McDonnell Douglas MD-83 Crash In Nigeria Claims More Than 150 Lives

Investigations Underway To Determine Cause Of Devastating Air Accident


Aviation lawyers at Irwin Mitchell have welcomed steps taken by the Nigerian government to ground flights by Dana Air following the devastating plane crash in the country which claimed the lives of 153 passengers on board and others on the ground.

The airline’s licence has been suspended as investigations continue into the incident on Sunday (June 3rd), which saw the McDonnell Douglas MD-83 flying from Abuja come down in a suburb five miles north of Murtala Muhammed International Airport in Lagos.

In the days since the incident, the Foreign Office has revealed that it is now believed that a dual British-Nigerian national may have been onboard the flight.

It is also reported that the crew onboard the flight reported engine trouble to the tower at the airport moments before the crash, but aviation experts at Irwin Mitchell who act for air accident victims in the UK and abroad stressed that it is too early to make conclusions and that the contents of the Cockpit Voice Recorder (CVR) and Flight Data Recorder (FDR) will be crucial in providing an early indication as to what caused the crash.

Jim Morris, a Partner in the aviation law team and former RAF Boeing AWACS pilot, who specialises in  international aviation accident claims, said: “Our thoughts are with the families of all of those killed onboard and on the ground who will now be desperate to understand why this tragedy happened.  It is welcome news  to see precautionary measures have been taken as investigations continue but it is absolutely vital that there are prompt answers to assist the families come to terms with their losses and to improve the flight safety of MD-80 series operations.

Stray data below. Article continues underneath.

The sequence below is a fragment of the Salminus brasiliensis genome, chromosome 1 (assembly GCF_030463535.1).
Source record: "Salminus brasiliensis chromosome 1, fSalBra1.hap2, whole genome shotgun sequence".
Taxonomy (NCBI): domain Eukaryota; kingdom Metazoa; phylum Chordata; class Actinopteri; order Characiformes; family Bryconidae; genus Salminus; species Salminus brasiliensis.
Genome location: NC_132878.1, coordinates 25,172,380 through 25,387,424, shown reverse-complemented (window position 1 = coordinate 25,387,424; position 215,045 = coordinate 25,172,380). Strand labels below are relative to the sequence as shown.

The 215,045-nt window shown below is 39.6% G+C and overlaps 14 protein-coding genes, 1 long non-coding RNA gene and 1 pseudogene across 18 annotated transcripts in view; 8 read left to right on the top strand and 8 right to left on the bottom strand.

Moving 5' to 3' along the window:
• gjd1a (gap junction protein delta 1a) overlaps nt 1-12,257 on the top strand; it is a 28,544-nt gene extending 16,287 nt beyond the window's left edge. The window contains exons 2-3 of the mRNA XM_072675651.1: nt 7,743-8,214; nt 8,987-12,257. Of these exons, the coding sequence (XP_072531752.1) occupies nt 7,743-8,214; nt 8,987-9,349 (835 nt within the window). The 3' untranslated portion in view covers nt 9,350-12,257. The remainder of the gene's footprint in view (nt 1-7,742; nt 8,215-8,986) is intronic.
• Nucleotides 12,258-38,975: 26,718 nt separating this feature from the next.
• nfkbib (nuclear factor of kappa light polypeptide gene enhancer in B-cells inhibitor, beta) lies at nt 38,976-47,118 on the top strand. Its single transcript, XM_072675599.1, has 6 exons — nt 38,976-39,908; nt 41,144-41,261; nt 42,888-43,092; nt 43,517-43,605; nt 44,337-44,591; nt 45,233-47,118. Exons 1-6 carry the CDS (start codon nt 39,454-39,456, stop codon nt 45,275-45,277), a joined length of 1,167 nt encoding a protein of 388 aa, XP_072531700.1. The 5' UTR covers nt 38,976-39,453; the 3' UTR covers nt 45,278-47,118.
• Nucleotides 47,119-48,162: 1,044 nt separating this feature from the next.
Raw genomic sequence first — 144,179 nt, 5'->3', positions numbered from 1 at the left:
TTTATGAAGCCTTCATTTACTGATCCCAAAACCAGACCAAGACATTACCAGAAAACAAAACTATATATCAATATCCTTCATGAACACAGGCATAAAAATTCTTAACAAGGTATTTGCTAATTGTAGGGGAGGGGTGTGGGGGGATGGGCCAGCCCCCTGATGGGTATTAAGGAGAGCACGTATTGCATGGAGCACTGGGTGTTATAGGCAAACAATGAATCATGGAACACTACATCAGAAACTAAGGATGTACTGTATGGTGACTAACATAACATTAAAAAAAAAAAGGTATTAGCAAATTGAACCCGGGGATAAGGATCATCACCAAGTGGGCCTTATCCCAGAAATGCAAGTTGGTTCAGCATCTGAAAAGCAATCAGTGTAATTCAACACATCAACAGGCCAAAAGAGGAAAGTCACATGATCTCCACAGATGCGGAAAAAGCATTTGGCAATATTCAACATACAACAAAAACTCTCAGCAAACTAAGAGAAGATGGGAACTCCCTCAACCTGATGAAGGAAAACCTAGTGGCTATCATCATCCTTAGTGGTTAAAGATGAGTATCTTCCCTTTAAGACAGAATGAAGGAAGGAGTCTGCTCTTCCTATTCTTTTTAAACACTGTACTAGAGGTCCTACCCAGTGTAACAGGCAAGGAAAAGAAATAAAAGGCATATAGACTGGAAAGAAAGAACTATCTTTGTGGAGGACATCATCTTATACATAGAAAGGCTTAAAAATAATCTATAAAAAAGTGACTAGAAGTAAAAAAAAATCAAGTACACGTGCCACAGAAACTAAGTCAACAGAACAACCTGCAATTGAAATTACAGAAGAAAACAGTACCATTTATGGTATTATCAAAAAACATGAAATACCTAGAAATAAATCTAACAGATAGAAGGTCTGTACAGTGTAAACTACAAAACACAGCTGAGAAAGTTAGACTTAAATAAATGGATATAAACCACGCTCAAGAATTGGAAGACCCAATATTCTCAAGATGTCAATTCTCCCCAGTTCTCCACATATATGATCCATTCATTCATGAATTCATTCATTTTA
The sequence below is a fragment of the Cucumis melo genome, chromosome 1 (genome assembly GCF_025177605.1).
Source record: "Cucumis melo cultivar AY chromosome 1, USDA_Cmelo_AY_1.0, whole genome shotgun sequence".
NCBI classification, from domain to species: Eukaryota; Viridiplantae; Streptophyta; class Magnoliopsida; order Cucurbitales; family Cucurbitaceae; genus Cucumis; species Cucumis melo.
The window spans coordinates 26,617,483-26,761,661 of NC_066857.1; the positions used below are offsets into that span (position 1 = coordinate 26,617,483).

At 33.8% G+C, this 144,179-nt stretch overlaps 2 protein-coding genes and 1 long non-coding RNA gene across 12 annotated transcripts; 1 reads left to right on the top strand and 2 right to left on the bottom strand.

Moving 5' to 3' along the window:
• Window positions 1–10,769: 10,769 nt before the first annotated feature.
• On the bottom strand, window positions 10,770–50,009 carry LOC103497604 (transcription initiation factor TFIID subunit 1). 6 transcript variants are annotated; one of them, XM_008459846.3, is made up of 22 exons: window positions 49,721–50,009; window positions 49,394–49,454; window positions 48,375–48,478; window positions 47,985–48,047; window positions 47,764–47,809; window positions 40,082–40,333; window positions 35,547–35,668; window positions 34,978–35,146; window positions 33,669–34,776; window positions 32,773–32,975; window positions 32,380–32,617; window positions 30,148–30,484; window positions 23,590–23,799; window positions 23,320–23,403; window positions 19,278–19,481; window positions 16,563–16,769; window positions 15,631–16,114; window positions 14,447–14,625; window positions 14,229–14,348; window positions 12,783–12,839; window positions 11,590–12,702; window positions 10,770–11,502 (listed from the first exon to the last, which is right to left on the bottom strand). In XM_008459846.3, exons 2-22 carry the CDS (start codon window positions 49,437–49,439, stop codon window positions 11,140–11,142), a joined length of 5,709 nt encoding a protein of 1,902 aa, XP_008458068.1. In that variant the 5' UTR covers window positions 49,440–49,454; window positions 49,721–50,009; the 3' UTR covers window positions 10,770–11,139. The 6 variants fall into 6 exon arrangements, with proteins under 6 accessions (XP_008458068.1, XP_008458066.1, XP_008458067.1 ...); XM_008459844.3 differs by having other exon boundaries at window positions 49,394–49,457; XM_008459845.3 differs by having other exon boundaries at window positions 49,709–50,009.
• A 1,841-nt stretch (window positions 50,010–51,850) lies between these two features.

“McDonnell Douglas, now part of the Boeing Company, manufactured the MD-83 from 1985 – 1999 and it is widely used around the world.  However, over its 27 years service the MD-80 series of aircraft have suffered a number of fatal accidents  -  recent examples are the One-Two-Go and Atlasjet crashes in Indonesia and Turkey in 2007 and the Spanair crash in Spain in 2008. 

“As such, it is vitally important that the investigating authorities determine quickly whether any fault with the aircraft caused or contributed to the accident, so that the safety of the MD-80 fleet can be ensured.  This will be particularly relevant if the reports of engine problems are correct.

“Additionally, the investigation will need to consider the other factors surrounding the flight, such as the weather conditions at the time, serviceability of the aircraft systems particularly flying controls, hydraulics and fuel, the aircraft maintenance and the actions of the pilots.  This will enable them to determine the chain of events that lead to this catastrophe, as the loss of an airliner is often due to series of events, actions or failures that culminate in the aircraft departing from controlled flight.

“Although air accident investigations do take time and the final report is not likely to be available for at least one year, we urge the authorities to publish a preliminary report on the contents of the CVR and FDR as soon as possible - preferably within 30 days - so that the aviation community can start learning from this accident.”